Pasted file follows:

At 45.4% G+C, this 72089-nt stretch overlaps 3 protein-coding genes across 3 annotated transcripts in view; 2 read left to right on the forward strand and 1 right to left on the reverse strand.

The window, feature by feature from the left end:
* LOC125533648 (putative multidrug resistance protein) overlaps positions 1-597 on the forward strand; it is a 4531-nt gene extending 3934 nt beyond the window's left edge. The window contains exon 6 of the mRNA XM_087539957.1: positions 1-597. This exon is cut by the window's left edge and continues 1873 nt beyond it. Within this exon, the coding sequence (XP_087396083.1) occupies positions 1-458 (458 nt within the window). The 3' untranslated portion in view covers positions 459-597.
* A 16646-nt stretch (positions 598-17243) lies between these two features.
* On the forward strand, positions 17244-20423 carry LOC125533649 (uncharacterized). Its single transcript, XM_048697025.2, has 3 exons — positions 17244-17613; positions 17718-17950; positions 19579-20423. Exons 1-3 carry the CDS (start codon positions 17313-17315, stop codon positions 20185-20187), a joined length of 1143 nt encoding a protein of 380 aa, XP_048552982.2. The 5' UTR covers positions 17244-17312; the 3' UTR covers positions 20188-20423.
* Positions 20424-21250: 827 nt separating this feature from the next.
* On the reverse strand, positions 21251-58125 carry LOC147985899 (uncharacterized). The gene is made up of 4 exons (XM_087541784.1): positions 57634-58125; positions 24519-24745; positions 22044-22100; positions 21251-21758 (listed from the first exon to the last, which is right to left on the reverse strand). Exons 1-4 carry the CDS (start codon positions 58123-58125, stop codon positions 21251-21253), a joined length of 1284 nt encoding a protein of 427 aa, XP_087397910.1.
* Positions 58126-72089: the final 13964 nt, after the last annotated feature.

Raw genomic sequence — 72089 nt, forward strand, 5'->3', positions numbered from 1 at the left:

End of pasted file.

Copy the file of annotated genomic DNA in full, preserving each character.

At 45.4% G+C, this 72089-nt stretch overlaps 3 protein-coding genes across 3 annotated transcripts in view; 2 read left to right on the forward strand and 1 right to left on the reverse strand.

The window, feature by feature from the left end:
* LOC125533648 (putative multidrug resistance protein) overlaps positions 1-597 on the forward strand; it is a 4531-nt gene extending 3934 nt beyond the window's left edge. The window contains exon 6 of the mRNA XM_087539957.1: positions 1-597. This exon is cut by the window's left edge and continues 1873 nt beyond it. Within this exon, the coding sequence (XP_087396083.1) occupies positions 1-458 (458 nt within the window). The 3' untranslated portion in view covers positions 459-597.
* A 16646-nt stretch (positions 598-17243) lies between these two features.
* On the forward strand, positions 17244-20423 carry LOC125533649 (uncharacterized). Its single transcript, XM_048697025.2, has 3 exons — positions 17244-17613; positions 17718-17950; positions 19579-20423. Exons 1-3 carry the CDS (start codon positions 17313-17315, stop codon positions 20185-20187), a joined length of 1143 nt encoding a protein of 380 aa, XP_048552982.2. The 5' UTR covers positions 17244-17312; the 3' UTR covers positions 20188-20423.
* Positions 20424-21250: 827 nt separating this feature from the next.
* On the reverse strand, positions 21251-58125 carry LOC147985899 (uncharacterized). The gene is made up of 4 exons (XM_087541784.1): positions 57634-58125; positions 24519-24745; positions 22044-22100; positions 21251-21758 (listed from the first exon to the last, which is right to left on the reverse strand). Exons 1-4 carry the CDS (start codon positions 58123-58125, stop codon positions 21251-21253), a joined length of 1284 nt encoding a protein of 427 aa, XP_087397910.1.
* Positions 58126-72089: the final 13964 nt, after the last annotated feature.

Raw genomic sequence — 72089 nt, forward strand, 5'->3', positions numbered from 1 at the left: